The afternoon birding session near our accommodation was cut short by some pretty heavy rain, but we saw a few of the species mentioned before (Plumbeous Water Redstart, White-capped Redstart, Long-tailed Minivet, and Grey Wagtail). An Indian Blue Robin was calling but would not break cover, being seen only briefly. We did also enjoy watching a couple of troops of Tibetan Macaques roving around the hotel complex and creating their usual mischief.
Day 6, 28th June 2018. Labahe to Luding via Erlangshan
We again awoke to light rain, but it was clear looking at (and hearing) the river that was roaring and a lot higher than on the previous day; there must have been an awful lot of rain overnight. Luckily there were no major landslides, but some very impressive waterfalls were pouring off the mountainsides. We headed out to the same area as on the previous morning and saw a lot of the same birds, including lots of Phylloscopus warblers such as Sichuan Leaf Warbler, Large-billed Leaf Warbler, Ashy-throated Warbler, Buff-barred Warbler, Claudia’s Leaf Warbler, and Greenish Warbler. A female Lady Amherst’s Pheasant with four young chicks was nice to see here too. We also had a couple of different birds to the previous day, such as very good views of Pygmy Wren-babbler, brief views of a pair of Fujian Niltavas, prolonged views of Grey-headed Woodpecker, and also some close-range Spotted Nutcrackers to improve on the already good views we’d had previously.
In the late-morning we started our journey to Luding, our base for the next couple of nights. Along the way we found Hair-crested Drongo, Red-billed Blue Magpie, Kloss’s Leaf Warbler, Marten’s Warbler, Japanese White-eye, and best of all a Little Forktail that was making the most of some roadworks and was actually foraging along the highway!
Day 7, 29th June 2018. Erlangshan
We had a really enjoyable day birding at Erlangshan, and the weather cooperated too, which was a definite bonus. As we drove up the mountain we found a small flock of Eurasian Magpies, Grey-backed Shrike, and best of all a flock of twenty Black-headed Greenfinches feeding in wildflower seeds. Brown-breasted Bulbuls were present, as were a couple of female Lady Amherst’s Pheasants with babies. One stop gave us brief glimpses at a male Firethroat, a female Slaty-blue Flycatcher, Japanese Tit, and the local specialty Rufous-tailed Babbler, which showed well.
As we continued up the mountain a few stops along the way yielded many birds. One of the best stops again involved a male Firethroat, but also gave us prolonged views of White-browed Fulvetta, Grey-crowned Warbler, White-crowned Yuhina, Yellow-bellied Tit, and some simply incredible views of almost a dozen Red Crossbills that were feeding a mere six feet in front of us at eye-level! Just as spectacular were the two Yellow-throated Buntings seen along the road.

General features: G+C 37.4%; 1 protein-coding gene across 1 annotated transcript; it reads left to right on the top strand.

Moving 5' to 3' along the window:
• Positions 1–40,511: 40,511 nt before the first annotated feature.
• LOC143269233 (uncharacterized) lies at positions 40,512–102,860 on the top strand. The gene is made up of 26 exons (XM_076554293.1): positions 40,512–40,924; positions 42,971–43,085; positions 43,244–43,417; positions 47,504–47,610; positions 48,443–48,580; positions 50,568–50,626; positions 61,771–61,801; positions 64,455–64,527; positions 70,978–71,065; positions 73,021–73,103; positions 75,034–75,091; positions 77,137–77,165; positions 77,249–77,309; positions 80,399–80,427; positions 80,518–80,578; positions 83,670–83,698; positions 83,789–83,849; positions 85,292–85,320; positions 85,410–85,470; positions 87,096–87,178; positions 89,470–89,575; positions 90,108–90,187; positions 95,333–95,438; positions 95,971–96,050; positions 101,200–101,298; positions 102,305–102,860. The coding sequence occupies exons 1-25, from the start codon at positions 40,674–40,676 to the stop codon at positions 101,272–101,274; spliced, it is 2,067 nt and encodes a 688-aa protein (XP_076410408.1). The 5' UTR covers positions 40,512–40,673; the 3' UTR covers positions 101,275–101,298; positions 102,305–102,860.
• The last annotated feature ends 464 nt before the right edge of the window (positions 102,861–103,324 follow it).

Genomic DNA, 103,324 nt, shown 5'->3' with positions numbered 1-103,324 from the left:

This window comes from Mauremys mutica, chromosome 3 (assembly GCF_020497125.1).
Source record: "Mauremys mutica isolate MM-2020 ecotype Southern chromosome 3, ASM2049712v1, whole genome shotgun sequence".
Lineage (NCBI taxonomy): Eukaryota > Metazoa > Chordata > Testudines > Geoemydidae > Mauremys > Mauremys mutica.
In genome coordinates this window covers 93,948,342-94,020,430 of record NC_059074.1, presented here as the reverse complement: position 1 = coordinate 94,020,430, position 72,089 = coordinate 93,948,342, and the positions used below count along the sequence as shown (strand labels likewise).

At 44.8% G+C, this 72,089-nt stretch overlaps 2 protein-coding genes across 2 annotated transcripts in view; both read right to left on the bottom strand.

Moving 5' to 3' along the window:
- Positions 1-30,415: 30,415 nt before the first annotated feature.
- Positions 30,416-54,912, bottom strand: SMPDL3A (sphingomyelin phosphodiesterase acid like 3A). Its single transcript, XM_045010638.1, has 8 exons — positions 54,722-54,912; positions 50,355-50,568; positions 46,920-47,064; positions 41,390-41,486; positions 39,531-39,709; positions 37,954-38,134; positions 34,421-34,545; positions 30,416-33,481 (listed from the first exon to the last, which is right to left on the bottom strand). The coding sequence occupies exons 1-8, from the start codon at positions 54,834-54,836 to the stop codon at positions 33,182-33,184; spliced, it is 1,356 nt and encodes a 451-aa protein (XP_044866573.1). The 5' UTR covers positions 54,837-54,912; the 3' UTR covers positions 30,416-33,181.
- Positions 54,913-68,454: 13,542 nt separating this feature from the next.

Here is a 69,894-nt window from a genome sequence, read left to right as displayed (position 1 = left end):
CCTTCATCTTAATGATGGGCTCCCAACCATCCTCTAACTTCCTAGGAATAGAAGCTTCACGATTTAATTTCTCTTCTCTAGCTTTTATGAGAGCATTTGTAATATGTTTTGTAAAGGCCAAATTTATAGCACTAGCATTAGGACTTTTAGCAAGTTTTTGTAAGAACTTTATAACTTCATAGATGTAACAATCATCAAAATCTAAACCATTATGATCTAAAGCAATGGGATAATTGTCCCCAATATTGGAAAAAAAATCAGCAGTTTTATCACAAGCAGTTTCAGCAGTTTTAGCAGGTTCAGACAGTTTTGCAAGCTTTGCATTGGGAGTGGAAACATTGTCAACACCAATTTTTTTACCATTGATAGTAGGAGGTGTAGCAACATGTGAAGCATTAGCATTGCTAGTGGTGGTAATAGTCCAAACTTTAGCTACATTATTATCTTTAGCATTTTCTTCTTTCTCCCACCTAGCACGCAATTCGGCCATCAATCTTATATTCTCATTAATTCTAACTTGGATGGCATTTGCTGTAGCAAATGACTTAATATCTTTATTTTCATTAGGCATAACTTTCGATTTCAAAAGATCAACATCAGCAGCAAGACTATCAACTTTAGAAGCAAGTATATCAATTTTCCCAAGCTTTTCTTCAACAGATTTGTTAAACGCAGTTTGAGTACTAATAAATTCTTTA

Higher still, and we found a Red Turtle Dove feeding in the road and, once we had gained some elevation, Chestnut Thrushes and Spotted Nutcrackers were quite abundant, as were Olive-backed Pipits.
Now much nearer to the top of the mountain we spent time trying to photograph the many small passerines around, which was not always easy, but we had Mrs. Gould’s Sunbird (which must be one of the best-looking sunbirds in the world), Sharpe’s, Vinaceous, and Dark-rumped Rosefinches, Sichuan Leaf Warbler, Claudia’s Leaf Warbler, Buff-barred Warbler, Greenish Warbler, Bianchi’s Warbler, and Grey-hooded Fulvetta. A large female Peregrine Falcon cruised overheard and across the nearby valley before drifting out of sight.
Both Common and Lesser Cuckoos were recorded, with Chestnut Thrushes seemingly particularly alarmed by their presence. Two small groups of Chinese Babax and Elliot’s Laughingthrushes were also seen as we dropped down off the top of the mountain to start our journey back to our hotel in Luding in order to spend a couple of hours relaxing before dinner. We picked up a few different birds on the way down, such as Streak-breasted Scimitar Babbler and Crested Honey Buzzard.
Day 8, 30th June 2018. Luding to Longcanggou
This was again essentially a travel day as we moved between Luding and Longcanggou. After arriving in Longcanggou in the mid-afternoon we took a brief walk near our accommodation, finding a pair of Ashy-throated Parrotbills, a pair of Brown Bullfinches, and several Brown-flanked Bush Warblers. We also saw Common Cuckoo, Large Hawk-Cuckoo, several Light-vented and Black Bulbuls (the latter of the white-headed morph), many Grey-headed Greenfinches, and a lone Verditer Flycatcher.
Day 9, 1st July 2018. Longcanggou
We spent the morning birding at the low and middle elevations of Longcanggou and had an enjoyable few hours, with excellent weather thrown in too. As we drove up the mountain we had very brief views of Chinese Bamboo Partridge, Lady Amherst’s Pheasant (another female with babies), and Temminck’s Tragopan, but unfortunately none were seen by all, though we saw more cooperative White-browed Laughingthrushes and Red-billed Blue Magpies.
After breakfast on the mountain we spent some time getting looks at the rather tricky, secretive, and restricted-range Emei Shan Liocichla. A Pygmy Wren-babbler was keeping to the dense understory vegetation, but then we got some good views of the very secretive and only recently described (2015) Sichuan Bush Warbler, this bird appearing invisible at times as it moved between bushes on the ground like a mouse!